The shrine itself is beautiful yet what really gets your attention is the long succession of wooden red torii gates behind the shrine. After paying a visit to the main shrine, we walked towards the entrance of the gates and climbed up and around the Inari-yama Mountain. We were amazed by the large quantity of mini-shrines with stone foxes (messengers of the Inari shrine deities) located at several stops and at almost each intersection with torii gates. While walking up hill, you’ll get a splendid view of the surroundings and the city of Kyoto.
Make sure to wear comfortable shoes when visiting!
Note: the Japanese custom to dedicate torii (gates) to a shrine is an expression of prayer and gratitude. The gates Inari-taisha Shrine in Kyoto are sponsored by individuals and companies. Their names are graved in the torii.
Location: Keihan Line – Fusjimi-Inari Station
Sake tasting in Fushimi – Kyoto
The Fushimi area of Kyoto is not only known for the popular Fushimi Inari-Taisha Shrine. This region is also known as one of the leading areas for Japanese Sake! We visited the area for we were curious about the story behind the traditional Japanese drink.
The Gekkeikan Okura Sake Museum
At the Gekkeikan Okura Sake Museum, we learned everything there’s to know about the production of Sake. Although the museum is a bit small, it was worth a visit. There are many Sake breweries in the area and the village of Fushimi is nice to visit.
Notice the round objects hanging from the edges of the eaves as you walk around Fushimi town. These indicate that a new batch of sake is completed by ‘kurabito’, the workers of the brewery.
In the museum we found out about Fushimi’s high quality and quantity of ground water (which you can taste both at the museum and at some places in Fushimi village). We knew about the main ingredient to produce sake, which is rice. Yet, at the museum we learned about the complicated and intensive process of converting the rice into a delicious sake. We could also taste different sakes at the end of our tour. Kampai!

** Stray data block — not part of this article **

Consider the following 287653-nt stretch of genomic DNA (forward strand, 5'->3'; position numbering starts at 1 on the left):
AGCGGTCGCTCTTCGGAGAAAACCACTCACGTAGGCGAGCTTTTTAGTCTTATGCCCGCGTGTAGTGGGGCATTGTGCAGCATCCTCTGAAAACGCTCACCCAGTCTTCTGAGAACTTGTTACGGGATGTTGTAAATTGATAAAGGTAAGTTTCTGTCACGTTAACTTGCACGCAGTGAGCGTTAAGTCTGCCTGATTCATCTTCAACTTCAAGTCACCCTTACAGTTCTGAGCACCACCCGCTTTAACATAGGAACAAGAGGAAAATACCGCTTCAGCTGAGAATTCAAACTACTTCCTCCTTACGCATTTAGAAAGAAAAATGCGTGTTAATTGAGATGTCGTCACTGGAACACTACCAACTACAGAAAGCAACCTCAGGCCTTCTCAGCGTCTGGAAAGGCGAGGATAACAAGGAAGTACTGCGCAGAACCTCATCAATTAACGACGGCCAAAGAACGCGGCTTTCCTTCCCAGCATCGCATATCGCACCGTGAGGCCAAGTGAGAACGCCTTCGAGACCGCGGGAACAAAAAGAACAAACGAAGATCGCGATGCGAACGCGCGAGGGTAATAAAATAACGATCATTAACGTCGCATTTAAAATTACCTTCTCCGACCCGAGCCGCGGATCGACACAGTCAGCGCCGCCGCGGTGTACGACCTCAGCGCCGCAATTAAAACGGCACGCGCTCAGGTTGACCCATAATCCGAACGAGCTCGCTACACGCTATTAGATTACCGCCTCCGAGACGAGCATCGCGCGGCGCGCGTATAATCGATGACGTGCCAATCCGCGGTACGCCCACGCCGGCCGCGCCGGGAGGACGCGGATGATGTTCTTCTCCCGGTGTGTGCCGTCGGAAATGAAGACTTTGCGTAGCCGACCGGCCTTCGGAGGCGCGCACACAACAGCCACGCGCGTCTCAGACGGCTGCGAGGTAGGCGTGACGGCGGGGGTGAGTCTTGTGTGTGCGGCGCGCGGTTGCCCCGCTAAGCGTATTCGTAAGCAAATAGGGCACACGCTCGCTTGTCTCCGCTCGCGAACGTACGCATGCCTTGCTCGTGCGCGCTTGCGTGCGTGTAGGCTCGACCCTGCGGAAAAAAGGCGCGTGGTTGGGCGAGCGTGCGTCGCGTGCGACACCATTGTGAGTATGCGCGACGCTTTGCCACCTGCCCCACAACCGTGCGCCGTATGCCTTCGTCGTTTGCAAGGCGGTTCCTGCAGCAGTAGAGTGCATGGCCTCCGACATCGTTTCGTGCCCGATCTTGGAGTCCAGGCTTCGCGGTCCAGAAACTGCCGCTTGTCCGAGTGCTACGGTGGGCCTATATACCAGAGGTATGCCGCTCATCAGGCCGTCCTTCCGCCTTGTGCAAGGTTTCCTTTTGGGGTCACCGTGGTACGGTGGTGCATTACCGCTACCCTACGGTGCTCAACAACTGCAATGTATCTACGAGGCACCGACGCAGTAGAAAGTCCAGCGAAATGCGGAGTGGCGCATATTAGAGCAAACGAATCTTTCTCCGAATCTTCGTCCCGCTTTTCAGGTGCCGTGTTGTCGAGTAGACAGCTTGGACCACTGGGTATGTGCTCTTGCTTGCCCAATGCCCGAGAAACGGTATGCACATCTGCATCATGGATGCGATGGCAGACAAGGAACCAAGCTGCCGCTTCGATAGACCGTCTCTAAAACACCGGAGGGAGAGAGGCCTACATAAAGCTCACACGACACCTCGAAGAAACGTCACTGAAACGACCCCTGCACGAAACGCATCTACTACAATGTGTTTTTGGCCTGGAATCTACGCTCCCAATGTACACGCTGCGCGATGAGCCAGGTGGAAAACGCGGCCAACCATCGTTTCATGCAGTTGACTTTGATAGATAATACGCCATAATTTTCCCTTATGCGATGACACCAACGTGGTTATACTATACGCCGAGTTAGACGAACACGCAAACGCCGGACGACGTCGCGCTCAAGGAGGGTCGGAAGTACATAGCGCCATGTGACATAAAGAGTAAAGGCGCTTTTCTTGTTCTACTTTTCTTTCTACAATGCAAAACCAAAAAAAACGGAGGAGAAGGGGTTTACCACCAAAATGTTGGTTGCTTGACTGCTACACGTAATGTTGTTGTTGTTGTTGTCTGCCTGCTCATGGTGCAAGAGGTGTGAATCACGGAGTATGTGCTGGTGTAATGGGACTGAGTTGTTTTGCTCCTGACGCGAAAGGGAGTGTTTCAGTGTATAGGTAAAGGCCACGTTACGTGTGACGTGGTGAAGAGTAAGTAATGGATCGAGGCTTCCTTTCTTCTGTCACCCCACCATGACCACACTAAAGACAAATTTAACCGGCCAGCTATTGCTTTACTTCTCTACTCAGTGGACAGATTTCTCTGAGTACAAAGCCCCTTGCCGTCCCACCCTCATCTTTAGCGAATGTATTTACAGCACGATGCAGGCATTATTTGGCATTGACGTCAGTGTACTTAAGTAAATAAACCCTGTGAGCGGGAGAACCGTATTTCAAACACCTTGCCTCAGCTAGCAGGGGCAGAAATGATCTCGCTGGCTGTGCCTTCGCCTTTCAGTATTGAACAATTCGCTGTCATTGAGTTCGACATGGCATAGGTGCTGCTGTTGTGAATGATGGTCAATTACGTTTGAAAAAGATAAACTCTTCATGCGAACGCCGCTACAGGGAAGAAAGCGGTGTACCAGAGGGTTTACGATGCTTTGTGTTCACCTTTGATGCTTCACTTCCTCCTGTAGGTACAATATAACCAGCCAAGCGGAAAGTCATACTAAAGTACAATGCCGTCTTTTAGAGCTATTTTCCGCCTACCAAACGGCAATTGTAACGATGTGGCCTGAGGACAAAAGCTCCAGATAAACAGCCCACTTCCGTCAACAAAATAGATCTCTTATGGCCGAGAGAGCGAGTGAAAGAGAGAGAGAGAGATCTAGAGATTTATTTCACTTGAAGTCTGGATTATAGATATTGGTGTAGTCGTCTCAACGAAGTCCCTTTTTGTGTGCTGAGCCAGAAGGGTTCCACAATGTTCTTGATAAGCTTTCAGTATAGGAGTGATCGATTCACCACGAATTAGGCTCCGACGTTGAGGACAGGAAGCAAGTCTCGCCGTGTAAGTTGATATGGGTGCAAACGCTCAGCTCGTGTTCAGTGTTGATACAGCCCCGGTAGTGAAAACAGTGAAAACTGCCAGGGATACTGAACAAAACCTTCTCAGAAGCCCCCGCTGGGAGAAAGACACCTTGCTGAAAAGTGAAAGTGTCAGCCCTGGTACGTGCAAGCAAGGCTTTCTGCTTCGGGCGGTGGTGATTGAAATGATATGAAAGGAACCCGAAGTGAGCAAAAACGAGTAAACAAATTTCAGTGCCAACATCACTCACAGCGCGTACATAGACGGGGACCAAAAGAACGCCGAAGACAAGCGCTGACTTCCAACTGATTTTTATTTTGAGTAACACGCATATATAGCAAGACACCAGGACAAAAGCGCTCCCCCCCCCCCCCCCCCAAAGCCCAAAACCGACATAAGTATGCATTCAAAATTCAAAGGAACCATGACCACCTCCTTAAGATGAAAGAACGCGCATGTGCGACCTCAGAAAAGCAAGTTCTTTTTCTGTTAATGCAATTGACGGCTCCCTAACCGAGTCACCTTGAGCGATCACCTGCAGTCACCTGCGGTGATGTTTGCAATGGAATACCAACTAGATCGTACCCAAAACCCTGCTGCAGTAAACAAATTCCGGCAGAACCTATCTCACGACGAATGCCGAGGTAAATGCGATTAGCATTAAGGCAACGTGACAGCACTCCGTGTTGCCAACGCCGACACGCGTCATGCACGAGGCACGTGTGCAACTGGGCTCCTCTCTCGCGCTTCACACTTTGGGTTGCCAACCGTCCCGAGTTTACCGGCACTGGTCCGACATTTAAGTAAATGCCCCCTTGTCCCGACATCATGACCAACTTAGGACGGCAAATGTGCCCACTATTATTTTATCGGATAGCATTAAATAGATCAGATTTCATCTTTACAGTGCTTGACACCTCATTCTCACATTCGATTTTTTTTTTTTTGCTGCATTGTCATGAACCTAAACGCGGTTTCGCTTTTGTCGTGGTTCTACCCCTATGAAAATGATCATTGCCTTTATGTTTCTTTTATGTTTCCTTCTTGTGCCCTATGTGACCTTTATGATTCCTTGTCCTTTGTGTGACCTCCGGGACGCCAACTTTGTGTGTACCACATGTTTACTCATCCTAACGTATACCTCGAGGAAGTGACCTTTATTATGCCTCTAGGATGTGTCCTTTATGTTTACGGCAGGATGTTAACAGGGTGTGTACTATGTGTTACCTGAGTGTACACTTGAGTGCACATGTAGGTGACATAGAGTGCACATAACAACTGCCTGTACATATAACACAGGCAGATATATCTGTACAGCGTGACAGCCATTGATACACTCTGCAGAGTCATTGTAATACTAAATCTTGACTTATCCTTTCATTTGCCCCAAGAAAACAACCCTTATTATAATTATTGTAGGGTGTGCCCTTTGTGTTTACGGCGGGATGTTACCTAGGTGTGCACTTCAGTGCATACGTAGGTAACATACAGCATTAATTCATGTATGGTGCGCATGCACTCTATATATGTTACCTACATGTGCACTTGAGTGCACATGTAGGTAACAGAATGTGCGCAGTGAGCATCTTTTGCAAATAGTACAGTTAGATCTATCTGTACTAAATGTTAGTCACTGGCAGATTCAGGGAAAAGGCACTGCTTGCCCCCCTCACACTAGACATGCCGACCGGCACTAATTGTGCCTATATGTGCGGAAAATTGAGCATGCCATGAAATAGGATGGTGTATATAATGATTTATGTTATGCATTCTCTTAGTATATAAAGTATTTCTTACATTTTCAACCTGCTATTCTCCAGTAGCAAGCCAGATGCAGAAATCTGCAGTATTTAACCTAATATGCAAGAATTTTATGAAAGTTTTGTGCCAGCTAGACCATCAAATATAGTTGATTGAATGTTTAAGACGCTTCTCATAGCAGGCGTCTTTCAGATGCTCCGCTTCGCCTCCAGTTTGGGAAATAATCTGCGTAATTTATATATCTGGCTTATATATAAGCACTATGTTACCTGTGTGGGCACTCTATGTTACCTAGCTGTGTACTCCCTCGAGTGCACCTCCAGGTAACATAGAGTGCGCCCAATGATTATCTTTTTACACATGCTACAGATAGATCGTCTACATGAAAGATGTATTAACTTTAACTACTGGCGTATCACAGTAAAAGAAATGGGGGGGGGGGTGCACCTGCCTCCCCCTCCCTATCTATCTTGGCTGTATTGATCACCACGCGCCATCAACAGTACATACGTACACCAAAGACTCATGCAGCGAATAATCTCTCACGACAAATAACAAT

Location: 247 Minamihama-cho, afushimi-ku, Kyoto
Admission: only 300 yen
Read more about the production and history of sake in Fushimi: www.fushimi.or.jp/sake_guide
WHERE TO STAY IN KYOTO
Kyoto was a true highlight of our trip through Japan. Looking back at our itinerary and overall experiences in Japan, we are very glad we eventually decided to stay in Kyoto for 5 days. Geerard did some good research where to lodge in the city (location, prices, quality) and booked a stay at two outstanding accommodations which we can absolutely recommend:
Piece Sanjo Hostel
This hostel opened up recently (2015) and has already received excellent reviews! The reviews didn’t lie for we really enjoyed all the facilities the hostel offers to its guests. The hostel has actually changed our perception about staying in hostels!
We believe this place is perfectly suitable for both people who don’t want to pay too much for a room yet have a bit of luxury. We’d call it a Backpack PLUS accommodation. You can also book private rooms if you travel with a friend or partner.
We booked a double room with private bathroom at 50 euro’s a night. The room was very small, yet cozy, clean and with a cool design. There’s a nice public area and kitchen in Piece Sanjo Hostel; our hangout during the evenings and mornings. We only used the room for sleeping.
The kitchen is ultra modern and we could cook our own meals (pots, pans and spices are free to use). Breakfast was included which is a big plus!
After our visits to shrines and long strolls through Kyoto city, we went back to Sanjo and relaxed in the common area. Wifi worked perfectly well so we could watch series on Netflix and work on our blogs.
Guesthouse Sanjyotakakura Hibiki
Before staying at Piece Sanjo, we stayed in a private apartment in Sanjo Dori street. The location was great and the apartment was fully equipped with a washing machine which was perfect to do our laundry. It was a pity though that there wasn’t any cooking gear or bowls/cutlery to prepare your own food.
> More info
One of the best websites to consult for insider tips of Kyoto:
Kyoto Cycling Tours: http://www.kctp.net/en/
Set meals always cost less than ordering a la carte. Learning the words “teishoku” (set meal) and “higawari teishoku” (daily special) will save you a lot of money in Japan!http://www.insidekyoto.com/kyoto-cheap-eats
Kyoto districts: http://www.insidekyoto.com/kyoto-districts